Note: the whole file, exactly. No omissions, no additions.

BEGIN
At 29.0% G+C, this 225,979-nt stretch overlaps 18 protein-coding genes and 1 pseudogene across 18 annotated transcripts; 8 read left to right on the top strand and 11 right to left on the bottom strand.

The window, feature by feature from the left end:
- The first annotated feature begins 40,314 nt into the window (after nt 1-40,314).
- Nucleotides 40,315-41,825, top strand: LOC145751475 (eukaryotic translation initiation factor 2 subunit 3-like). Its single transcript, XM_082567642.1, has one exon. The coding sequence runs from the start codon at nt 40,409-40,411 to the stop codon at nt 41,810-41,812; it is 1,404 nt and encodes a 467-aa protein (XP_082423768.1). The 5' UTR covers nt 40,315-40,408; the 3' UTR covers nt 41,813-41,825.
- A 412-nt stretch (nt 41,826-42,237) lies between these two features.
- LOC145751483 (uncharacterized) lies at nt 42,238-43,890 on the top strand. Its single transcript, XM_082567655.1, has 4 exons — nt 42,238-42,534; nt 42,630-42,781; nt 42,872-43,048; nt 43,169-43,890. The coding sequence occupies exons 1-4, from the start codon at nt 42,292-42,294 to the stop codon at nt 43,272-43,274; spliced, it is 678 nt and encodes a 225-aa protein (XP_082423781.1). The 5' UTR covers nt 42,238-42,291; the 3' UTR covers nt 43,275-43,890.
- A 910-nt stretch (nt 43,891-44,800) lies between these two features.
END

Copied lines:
At 29.0% G+C, this 225,979-nt stretch overlaps 18 protein-coding genes and 1 pseudogene across 18 annotated transcripts; 8 read left to right on the top strand and 11 right to left on the bottom strand.

The window, feature by feature from the left end:
- The first annotated feature begins 40,314 nt into the window (after nt 1-40,314).
- Nucleotides 40,315-41,825, top strand: LOC145751475 (eukaryotic translation initiation factor 2 subunit 3-like). Its single transcript, XM_082567642.1, has one exon. The coding sequence runs from the start codon at nt 40,409-40,411 to the stop codon at nt 41,810-41,812; it is 1,404 nt and encodes a 467-aa protein (XP_082423768.1). The 5' UTR covers nt 40,315-40,408; the 3' UTR covers nt 41,813-41,825.
- A 412-nt stretch (nt 41,826-42,237) lies between these two features.
- LOC145751483 (uncharacterized) lies at nt 42,238-43,890 on the top strand. Its single transcript, XM_082567655.1, has 4 exons — nt 42,238-42,534; nt 42,630-42,781; nt 42,872-43,048; nt 43,169-43,890. The coding sequence occupies exons 1-4, from the start codon at nt 42,292-42,294 to the stop codon at nt 43,272-43,274; spliced, it is 678 nt and encodes a 225-aa protein (XP_082423781.1). The 5' UTR covers nt 42,238-42,291; the 3' UTR covers nt 43,275-43,890.
- A 910-nt stretch (nt 43,891-44,800) lies between these two features.